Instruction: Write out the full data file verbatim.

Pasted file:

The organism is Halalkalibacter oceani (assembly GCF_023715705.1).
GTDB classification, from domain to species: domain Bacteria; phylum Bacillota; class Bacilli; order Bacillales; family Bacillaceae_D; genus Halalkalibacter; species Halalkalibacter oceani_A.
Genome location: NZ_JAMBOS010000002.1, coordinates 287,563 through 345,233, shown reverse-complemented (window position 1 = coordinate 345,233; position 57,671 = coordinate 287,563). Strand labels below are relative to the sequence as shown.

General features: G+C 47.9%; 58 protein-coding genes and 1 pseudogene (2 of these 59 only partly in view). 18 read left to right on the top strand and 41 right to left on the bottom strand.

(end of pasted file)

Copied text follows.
The organism is Halalkalibacter oceani (assembly GCF_023715705.1).
GTDB classification, from domain to species: domain Bacteria; phylum Bacillota; class Bacilli; order Bacillales; family Bacillaceae_D; genus Halalkalibacter; species Halalkalibacter oceani_A.
Genome location: NZ_JAMBOS010000002.1, coordinates 287,563 through 345,233, shown reverse-complemented (window position 1 = coordinate 345,233; position 57,671 = coordinate 287,563). Strand labels below are relative to the sequence as shown.

General features: G+C 47.9%; 58 protein-coding genes and 1 pseudogene (2 of these 59 only partly in view). 18 read left to right on the top strand and 41 right to left on the bottom strand.